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Avoid /sbin/sysctl net.inet.tcp.hostcache.list from stalling when under memory pressure

Authored by rscheff on Mar 28 2021, 4:06 PM.
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While looking how to gracefully deprecate a sysctl (to return a hint,
what the new sysctl is called), I found that /sbin/sysctl will call a
SYSCTL_PROC twice for reads, or five times for changing a value.

The 1st and 4th call are to check what buffersize to allocate, before
the actual content is retrieved (and shown).

In tcp_hostcache_list, sbuf was used in a way, which would need
a large (~2MB) blocking allocation of memory (M_WAITOK), which
may not happen for some time on systems having a full hostcache
(>15k entries), and/or kernel memory fragementation (uptime).

Replacing the output there with the ready-made functions which
allocate much less kernel sbuf memory, and repeatedly drain this
to userspace if need be, to prevent any apparent "stuck" sbin/sysctl

PR: 254333
MFC after: 2 weeks (stable/13, stable/12)

Test Plan

Populated the hostcache with about 450 entries, so that
a hostcache.list will return around 41 kB.

Diff Detail

rG FreeBSD src repository
Lint Not Applicable
Tests Not Applicable

Event Timeline

rscheff retitled this revision from prevent tcp_hostcache_list from stalling, when insufficient kernel heap memory is available. to Avoid /sbin/sysctl net.inet.tcp.hostcache.list from stalling when under memory pressure.Mar 28 2021, 4:17 PM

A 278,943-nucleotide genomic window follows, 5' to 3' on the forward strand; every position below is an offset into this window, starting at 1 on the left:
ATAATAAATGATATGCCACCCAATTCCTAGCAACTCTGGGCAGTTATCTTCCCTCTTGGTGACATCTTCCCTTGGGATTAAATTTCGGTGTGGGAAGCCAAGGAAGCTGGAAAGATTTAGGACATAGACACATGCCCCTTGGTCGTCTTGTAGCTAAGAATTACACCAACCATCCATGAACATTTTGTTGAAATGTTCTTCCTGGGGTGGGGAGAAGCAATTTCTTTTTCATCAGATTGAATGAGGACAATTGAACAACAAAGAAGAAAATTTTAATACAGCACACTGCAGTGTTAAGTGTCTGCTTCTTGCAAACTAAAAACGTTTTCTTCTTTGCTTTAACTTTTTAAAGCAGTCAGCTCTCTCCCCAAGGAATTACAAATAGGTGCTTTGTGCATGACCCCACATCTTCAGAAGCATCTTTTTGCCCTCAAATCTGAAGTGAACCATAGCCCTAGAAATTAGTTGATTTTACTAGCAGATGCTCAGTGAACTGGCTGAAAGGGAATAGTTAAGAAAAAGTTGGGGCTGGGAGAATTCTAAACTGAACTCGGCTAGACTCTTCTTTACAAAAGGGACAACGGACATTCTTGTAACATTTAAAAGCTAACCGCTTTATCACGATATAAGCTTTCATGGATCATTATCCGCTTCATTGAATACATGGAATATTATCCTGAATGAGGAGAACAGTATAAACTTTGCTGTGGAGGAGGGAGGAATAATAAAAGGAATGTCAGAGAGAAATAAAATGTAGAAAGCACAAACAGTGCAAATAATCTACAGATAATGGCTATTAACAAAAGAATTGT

rscheff edited the summary of this revision. (Show Details)
rscheff edited the test plan for this revision. (Show Details)

Setting error to 0 is superfluous from what I can see.

I don't see how this can help. Instead of allocating in kernel a buffer large enough, you allocate a small one and then for almost every output line you allocate a larger one, copy over then contents and free the smaller one. At the end, you have to allocate the same large buffer as in the old solution. You just replace one allocation by n allocation, were n is in the order of the number of lines.

I don't think this helps in allocating, but it definitely hurst in performance, I think.

Unless I am mistaken, sbuf_new_for_sysctl does NOT set SBUF_AUTOEXTEND. It rather sets the drain function (SYSCTL_OUT), and sbuf_put_bytes will call that function rather than extending the buffer (even if SBUF_AUTOEXTEND would be set).

So, at least from the sbuf infrastructure, this seems to be the right call to make. If the SYSCTL_OUT is doing re-allocs and copy-overs (especially when the caller has not provided any buffer, but I believe in that instance, it will actually only count up the bytes needed, but never actually copy memory), i think thats needed to be fixed there. If the buffer provided to SYSCTL_OUT is large enough to hold the data, only small chunks should be copied over repeatedly, I think.

rscheff edited the test plan for this revision. (Show Details)
  • remove superfluous initialization.

You are absolutely right. Using sbuf_new_for_sysctl() allows the operation to succeed with using only a small buffer. I sent a patch via e-mail, which I used for testing and which reduces the number of whitespace changes, add a simplified way of calculating the size. Up to you what you take from it.

  • improve buffersize query from sbin/sysctl
  • reduce whitespace churn (Thanks to @tuexen for improving the initial patch)
This revision is now accepted and ready to land.Mar 28 2021, 9:06 PM